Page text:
In Rose's most recent thriller, Seduction, a mythologist discovers a lost journal written by Victor Hugo. Although this is fiction, Rose bases the story on Hugo's real-life participation in hundreds of seances after the tragic drowning of his 19-year-old daughter. Rose, 59, first found success as an author after self-publishing Lip Service in 1998; it was eventually picked up by the Literary Guild/Doubleday Book Club. Seduction is her 13th novel.
What's on your nightstand?
I just started Bitter Greens by Kate Forsyth, and another book that has stood out for me recently was The Art Forger by B.A. Shapiro. I loved it. It's based on the art heist inside the Isabella Stewart Gardner Museum, which has always fascinated me, and how (the museum) left the frames hanging, empty. A robbery in that museum was an abomination, and the empty frames pay homage to the paintings, and the hope that they will be returned.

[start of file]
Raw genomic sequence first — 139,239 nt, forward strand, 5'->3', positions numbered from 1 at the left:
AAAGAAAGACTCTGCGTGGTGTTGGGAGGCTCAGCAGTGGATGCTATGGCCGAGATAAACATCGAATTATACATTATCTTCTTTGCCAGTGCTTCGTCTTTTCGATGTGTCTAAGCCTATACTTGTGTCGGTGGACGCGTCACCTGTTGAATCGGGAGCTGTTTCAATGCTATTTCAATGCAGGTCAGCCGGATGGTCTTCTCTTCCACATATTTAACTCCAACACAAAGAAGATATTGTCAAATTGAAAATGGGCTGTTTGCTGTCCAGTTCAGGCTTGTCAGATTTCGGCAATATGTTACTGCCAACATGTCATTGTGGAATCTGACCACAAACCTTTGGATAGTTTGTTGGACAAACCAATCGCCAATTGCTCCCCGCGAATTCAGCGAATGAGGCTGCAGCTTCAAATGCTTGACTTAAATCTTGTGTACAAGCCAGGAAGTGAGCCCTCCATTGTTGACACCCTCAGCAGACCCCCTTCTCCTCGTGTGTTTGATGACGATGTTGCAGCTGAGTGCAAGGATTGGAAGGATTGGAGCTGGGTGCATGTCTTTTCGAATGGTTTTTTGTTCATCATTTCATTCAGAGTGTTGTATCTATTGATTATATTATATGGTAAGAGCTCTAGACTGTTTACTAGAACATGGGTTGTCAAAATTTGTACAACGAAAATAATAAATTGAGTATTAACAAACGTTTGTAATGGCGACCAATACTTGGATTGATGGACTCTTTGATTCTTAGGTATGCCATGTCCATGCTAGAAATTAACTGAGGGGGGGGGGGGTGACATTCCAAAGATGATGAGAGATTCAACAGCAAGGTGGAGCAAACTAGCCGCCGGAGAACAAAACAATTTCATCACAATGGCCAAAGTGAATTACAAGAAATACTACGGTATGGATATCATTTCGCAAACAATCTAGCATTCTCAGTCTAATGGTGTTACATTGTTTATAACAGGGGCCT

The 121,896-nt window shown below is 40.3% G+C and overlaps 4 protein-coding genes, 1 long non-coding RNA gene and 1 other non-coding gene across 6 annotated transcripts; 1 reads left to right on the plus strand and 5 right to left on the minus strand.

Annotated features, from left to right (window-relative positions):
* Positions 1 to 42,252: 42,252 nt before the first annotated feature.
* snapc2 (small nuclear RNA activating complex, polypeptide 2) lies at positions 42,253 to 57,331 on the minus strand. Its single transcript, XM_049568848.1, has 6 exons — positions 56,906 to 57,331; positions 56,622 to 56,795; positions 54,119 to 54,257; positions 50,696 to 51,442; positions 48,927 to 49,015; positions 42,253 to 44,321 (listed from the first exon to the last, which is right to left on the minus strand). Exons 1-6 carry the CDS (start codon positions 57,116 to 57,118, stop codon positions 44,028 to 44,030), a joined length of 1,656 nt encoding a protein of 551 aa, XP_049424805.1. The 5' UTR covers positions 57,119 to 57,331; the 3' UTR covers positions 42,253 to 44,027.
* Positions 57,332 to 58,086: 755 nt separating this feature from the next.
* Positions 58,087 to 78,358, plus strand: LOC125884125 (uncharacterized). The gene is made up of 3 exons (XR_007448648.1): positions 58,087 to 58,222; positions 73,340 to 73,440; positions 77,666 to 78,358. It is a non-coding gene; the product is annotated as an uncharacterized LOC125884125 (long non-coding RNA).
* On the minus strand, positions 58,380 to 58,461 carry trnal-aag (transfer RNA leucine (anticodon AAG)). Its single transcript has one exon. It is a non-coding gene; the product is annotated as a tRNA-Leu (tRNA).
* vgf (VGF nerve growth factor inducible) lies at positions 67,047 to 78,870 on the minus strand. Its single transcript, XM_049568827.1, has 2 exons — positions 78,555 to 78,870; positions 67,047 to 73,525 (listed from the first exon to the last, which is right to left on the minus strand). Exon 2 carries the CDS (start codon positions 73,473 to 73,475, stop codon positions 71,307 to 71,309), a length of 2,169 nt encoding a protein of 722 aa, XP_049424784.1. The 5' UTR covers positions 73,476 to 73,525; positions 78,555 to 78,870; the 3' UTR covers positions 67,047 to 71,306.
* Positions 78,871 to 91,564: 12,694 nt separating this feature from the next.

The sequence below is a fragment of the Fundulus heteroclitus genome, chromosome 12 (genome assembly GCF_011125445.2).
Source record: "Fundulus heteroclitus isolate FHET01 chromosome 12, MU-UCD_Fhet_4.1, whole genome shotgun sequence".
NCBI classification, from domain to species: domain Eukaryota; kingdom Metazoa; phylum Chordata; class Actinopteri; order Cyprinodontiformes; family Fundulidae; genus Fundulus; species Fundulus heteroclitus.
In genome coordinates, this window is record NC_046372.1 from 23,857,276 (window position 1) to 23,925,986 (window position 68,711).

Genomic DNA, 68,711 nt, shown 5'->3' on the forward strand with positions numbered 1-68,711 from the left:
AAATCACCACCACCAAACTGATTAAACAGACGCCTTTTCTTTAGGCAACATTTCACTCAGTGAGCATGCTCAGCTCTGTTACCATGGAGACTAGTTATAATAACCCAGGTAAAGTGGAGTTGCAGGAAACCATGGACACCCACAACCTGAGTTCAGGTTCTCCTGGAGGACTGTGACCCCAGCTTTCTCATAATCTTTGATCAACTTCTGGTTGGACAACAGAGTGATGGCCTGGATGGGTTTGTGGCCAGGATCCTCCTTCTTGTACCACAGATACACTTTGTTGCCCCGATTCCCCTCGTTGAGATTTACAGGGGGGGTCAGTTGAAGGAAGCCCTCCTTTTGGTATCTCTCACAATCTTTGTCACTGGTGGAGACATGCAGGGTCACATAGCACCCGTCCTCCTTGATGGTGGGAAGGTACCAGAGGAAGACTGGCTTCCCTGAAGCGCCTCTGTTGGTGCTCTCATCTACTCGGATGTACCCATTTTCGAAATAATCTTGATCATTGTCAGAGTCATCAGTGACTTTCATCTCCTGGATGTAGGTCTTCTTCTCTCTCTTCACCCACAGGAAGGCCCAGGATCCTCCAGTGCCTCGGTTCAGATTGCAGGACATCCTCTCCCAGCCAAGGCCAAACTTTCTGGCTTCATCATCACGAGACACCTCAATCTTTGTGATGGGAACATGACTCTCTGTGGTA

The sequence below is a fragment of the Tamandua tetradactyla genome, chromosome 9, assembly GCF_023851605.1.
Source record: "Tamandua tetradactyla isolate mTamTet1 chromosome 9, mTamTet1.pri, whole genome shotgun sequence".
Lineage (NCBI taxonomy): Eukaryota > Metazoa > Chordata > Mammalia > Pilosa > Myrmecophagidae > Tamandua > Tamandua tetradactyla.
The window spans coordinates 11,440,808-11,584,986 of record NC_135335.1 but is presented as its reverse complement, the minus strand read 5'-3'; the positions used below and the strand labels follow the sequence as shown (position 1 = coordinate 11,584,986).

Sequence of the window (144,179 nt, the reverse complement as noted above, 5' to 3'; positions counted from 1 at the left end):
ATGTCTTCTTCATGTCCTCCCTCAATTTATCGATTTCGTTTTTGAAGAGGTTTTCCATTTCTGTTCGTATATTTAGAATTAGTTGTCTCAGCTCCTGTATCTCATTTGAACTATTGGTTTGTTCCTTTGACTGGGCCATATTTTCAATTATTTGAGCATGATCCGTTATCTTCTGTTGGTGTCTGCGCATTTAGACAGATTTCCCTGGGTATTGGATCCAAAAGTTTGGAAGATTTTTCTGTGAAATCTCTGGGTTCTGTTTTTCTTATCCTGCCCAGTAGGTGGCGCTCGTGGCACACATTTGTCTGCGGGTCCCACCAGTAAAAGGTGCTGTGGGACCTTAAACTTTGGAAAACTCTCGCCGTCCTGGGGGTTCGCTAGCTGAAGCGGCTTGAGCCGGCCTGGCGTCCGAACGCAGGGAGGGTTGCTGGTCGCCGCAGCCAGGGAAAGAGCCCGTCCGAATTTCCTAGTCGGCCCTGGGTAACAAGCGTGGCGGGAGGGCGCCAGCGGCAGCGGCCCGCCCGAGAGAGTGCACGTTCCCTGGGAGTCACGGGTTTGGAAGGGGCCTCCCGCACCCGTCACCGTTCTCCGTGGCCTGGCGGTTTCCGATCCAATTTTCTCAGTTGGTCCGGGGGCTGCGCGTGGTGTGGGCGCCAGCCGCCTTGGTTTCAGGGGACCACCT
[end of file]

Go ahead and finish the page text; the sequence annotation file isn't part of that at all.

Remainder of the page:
What books inspired you early on?
The first book that really fascinated me was Gone With the Wind, but as a teen I read my mother's books, including Philip Roth, Leon Uris, Jacqueline Susann. There's no doubt I'm a novelist because of my mother's books. She was assistant to Judith Krantz, who was the fiction editor at Good Housekeeping. She was an avid reader. There were always lots of books in our home.
Piper Castillo, Times staff writer, can be reached at firstname.lastname@example.org.